Nouakchott, Mauritania, 13 March 2017 – Greenpeace today presented the results of 10 days of research on fishing practices along the West African coast to the Mauritanian Minister of Fisheries & Maritime Economy, the Minister of Environment & Sustainable Development and the Minister of Equipment & Transport. After witnessing several irregularities involving local and foreign fishing vessels Greenpeace is calling for a powerful and effective regional fisheries management body in the region.
Pavel Klinckhamers, project leader onboard the Esperanza said: “The wild west situation in West African waters is alarming and reconfirms the need for urgent action. From what we have seen at sea, fishing capacity is still a big issue, and there is a huge lack of knowledge about how much fish is available. The only way to stop this ruthless overexploitation is for governments to take responsibility and start cooperating around managing their resources wisely.”
The Food and Agriculture Organization of the United Nations, FAO, earmarked the waters six years ago as having the highest rate of overfishing. More than half of the fish stocks in the region are being overexploited. If this is allowed to continue, food security for millions of African people is at stake.
The Greenpeace ship Esperanza is now documenting runaway fishing fleets in West African waters – some of the richest in the world. The “Hope in West Africa ship tour” started in Cape Verde on February 23rd and will in the coming months visit Guinea Bissau, Guinea, Sierra Leone and Senegal. After just one week and a half, the crew onboard the Esperanza has already witnessed numerous examples of unsustainable, unregulated and potentially illegal behaviour of fishing vessels.
As one of the initiators of the Fisheries Transparency Initiative, Mauritania is a key player in the West African region. They are obligated to provide information on fishing fleets in their waters under the Fisheries Agreement signed with the European Union. However, along the entire coastline of Mauritania, Greenpeace has witnessed numerous fishing vessels not reporting their positions via satellite (AIS).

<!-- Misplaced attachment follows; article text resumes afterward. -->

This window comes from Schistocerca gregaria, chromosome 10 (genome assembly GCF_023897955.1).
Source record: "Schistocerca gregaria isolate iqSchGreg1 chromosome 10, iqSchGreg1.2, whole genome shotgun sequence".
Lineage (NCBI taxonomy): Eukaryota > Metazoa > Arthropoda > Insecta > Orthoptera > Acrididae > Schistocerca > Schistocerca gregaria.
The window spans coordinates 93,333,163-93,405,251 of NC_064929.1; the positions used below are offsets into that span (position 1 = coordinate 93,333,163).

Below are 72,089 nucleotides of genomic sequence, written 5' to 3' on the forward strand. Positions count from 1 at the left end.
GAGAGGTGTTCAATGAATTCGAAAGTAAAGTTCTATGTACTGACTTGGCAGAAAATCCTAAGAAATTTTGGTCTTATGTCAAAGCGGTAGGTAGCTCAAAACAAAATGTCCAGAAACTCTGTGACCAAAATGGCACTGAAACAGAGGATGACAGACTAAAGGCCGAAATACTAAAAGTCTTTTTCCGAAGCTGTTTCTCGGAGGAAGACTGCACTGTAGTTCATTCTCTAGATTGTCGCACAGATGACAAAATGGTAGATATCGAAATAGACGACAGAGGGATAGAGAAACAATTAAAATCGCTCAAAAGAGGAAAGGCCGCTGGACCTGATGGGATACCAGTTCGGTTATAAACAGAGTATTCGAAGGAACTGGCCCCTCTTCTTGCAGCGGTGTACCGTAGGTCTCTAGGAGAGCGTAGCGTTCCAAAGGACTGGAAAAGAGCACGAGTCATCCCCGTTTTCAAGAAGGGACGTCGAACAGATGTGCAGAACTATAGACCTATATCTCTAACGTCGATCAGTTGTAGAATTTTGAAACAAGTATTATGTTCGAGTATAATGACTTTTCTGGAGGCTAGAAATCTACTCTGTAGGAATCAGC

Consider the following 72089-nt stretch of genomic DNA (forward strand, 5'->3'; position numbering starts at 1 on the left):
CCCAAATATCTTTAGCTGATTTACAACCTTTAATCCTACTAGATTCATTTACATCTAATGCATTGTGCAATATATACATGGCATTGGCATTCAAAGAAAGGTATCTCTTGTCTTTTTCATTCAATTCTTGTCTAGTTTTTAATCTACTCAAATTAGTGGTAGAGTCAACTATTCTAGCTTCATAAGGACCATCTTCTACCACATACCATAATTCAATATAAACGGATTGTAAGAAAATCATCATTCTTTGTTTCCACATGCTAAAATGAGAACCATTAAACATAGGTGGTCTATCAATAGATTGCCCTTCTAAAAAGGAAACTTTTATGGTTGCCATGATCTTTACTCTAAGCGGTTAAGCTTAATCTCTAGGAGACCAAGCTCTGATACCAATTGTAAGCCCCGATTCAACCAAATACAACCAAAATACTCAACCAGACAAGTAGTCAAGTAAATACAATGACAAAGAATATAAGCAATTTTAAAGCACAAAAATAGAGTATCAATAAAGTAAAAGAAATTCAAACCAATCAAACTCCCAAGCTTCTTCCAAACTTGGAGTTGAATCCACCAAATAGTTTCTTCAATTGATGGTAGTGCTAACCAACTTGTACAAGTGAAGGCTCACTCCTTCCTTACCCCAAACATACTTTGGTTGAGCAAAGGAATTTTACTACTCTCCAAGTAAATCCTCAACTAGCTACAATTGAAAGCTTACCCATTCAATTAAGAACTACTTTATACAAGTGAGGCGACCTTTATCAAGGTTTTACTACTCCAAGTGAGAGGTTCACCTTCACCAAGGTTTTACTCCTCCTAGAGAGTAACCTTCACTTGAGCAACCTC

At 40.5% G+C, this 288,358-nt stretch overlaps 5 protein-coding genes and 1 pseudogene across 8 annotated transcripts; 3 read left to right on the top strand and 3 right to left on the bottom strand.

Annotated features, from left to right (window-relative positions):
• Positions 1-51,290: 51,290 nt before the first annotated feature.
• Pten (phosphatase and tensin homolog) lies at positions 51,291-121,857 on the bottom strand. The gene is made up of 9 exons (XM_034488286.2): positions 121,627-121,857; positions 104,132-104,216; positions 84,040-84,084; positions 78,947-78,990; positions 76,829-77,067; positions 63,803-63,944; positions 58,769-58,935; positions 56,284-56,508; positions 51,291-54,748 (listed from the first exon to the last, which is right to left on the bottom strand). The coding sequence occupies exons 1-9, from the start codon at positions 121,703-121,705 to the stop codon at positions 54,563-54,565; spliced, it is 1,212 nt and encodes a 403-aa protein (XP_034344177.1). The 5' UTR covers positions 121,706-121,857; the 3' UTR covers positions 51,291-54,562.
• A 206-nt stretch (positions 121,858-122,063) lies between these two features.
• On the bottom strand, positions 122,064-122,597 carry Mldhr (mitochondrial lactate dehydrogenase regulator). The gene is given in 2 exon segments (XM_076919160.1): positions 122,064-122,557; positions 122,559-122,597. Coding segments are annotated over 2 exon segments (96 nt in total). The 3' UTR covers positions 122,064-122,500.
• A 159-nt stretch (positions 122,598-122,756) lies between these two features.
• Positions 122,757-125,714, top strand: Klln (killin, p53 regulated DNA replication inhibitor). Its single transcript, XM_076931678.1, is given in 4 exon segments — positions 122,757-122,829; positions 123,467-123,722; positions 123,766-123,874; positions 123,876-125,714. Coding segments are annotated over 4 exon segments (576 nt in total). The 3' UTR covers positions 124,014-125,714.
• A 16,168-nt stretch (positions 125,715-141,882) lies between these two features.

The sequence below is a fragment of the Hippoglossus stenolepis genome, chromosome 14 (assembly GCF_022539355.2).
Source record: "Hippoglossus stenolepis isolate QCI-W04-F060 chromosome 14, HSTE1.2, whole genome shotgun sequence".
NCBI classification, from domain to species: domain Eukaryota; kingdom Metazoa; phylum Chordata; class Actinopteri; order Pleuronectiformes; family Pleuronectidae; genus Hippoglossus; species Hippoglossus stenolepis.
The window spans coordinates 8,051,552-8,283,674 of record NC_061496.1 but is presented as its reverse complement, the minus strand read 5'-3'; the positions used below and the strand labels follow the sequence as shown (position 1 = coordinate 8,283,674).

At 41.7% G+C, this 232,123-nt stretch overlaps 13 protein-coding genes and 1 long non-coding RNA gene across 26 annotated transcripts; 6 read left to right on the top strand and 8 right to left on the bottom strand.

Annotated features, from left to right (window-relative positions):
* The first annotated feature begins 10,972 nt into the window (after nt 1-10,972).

Additionally, industrial vessels are operating well within the 12 nautical mile zone. Fishing grounds in this zone are vital for small scale fishermen and fishing communities. One of the most disturbing events witnessed by the Greenpeace crew onboard the Esperanza was the discovery of hundreds of dead Meagre fish, more than one meter in length, thrown overboard by industrial fishing vessels.
Greenpeace East Asia oceans campaigner Bolei Liu, said: “These are valuable fish that can earn a good income and a single fish can feed a large family for a few days. It is a disgrace that these fish are being caught and after that simply thrown overboard. It was painful to watch local fishermen jumping out of their small boats to catch these discarded fish to prevent this valuable resource from being wasted.”
Wasteful or even illegal practices are unfortunately not uncommon in West African waters, where two third of the fish stocks are shared between two or more countries. In order to tackle the growing and shared problem of overfishing, coastal states must act urgently and jointly through a regional fisheries body with a clear management mandate going beyond a simple advisory role.
Governments must agree on binding rules, including an equitable and sustainable allocation of access to fish stocks that takes into account the interest of local communities and the environment. Also they must ensure that rules are complied with, and realise they do not only need to cooperate because they share waters, but are in fact also obligated to do so by international law and regional conventions. This is the only way to really make sure that fish are caught sustainably with no harm done to the marine environment.